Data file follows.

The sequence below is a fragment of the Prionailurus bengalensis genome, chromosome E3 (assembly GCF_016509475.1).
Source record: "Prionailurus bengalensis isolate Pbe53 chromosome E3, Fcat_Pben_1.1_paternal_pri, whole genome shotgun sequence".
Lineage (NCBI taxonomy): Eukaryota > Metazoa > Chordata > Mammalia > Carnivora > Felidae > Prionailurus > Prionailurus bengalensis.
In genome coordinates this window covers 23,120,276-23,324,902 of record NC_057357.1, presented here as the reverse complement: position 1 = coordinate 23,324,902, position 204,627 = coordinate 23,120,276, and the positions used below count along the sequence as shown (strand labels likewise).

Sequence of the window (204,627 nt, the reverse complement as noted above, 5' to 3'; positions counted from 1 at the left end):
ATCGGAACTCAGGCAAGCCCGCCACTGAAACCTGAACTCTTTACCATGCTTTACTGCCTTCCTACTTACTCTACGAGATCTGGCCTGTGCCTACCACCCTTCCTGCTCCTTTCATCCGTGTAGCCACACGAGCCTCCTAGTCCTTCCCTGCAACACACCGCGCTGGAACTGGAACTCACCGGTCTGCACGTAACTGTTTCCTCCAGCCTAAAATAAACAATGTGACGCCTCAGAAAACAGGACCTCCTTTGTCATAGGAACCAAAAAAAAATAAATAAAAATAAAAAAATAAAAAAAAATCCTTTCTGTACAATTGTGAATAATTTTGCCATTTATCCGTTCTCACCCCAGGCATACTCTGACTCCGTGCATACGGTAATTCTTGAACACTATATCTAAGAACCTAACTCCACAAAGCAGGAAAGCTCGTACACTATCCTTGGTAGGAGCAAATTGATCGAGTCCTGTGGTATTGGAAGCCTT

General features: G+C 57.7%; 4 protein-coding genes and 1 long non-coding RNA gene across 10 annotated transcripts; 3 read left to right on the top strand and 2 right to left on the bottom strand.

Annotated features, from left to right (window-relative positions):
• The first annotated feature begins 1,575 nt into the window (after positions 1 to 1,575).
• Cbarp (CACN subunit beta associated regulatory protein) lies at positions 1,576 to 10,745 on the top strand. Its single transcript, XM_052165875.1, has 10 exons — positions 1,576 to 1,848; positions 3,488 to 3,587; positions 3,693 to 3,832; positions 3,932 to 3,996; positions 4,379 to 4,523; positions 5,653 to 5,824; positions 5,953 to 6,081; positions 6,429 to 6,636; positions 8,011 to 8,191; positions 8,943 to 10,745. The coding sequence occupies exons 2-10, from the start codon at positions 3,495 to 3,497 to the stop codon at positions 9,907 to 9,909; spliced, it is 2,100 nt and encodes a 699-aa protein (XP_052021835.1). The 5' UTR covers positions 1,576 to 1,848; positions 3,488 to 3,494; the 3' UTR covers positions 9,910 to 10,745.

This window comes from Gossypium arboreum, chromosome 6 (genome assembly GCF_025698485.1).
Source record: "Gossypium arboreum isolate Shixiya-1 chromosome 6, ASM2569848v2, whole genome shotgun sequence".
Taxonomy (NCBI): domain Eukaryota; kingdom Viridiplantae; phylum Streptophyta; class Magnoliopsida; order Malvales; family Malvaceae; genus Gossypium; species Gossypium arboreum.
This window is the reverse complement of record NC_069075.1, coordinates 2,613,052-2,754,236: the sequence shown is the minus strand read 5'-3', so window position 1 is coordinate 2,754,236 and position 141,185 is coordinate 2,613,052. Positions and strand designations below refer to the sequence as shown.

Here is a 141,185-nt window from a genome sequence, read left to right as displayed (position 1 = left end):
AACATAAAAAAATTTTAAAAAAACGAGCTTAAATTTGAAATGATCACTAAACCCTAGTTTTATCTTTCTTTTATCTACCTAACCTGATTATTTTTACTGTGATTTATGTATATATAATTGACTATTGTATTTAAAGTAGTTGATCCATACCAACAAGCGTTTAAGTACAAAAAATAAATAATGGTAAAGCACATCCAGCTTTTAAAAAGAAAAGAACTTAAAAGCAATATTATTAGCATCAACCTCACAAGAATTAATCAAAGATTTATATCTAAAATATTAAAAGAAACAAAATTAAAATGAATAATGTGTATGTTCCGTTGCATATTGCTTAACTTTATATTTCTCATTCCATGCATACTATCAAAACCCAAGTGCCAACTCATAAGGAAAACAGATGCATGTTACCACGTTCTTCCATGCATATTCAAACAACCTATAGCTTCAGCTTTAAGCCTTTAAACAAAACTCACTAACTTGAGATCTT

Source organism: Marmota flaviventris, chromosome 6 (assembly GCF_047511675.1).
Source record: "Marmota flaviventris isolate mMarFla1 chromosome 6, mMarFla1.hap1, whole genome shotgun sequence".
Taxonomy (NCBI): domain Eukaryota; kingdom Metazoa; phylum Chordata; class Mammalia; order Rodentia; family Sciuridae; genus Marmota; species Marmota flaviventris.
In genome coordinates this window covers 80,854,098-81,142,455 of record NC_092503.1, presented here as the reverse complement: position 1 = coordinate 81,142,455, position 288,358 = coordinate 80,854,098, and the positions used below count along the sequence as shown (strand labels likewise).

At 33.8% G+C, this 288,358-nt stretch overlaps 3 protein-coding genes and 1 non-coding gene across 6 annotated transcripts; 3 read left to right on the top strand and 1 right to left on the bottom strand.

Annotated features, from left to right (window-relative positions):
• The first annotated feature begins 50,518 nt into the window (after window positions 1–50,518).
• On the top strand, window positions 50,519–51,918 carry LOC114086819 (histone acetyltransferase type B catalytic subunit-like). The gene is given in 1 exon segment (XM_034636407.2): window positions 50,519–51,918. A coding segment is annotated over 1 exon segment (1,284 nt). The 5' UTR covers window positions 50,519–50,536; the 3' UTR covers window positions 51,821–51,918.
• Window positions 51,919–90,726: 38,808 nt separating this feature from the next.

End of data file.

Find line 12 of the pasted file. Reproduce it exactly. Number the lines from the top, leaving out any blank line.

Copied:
Source record: "Gossypium arboreum isolate Shixiya-1 chromosome 6, ASM2569848v2, whole genome shotgun sequence".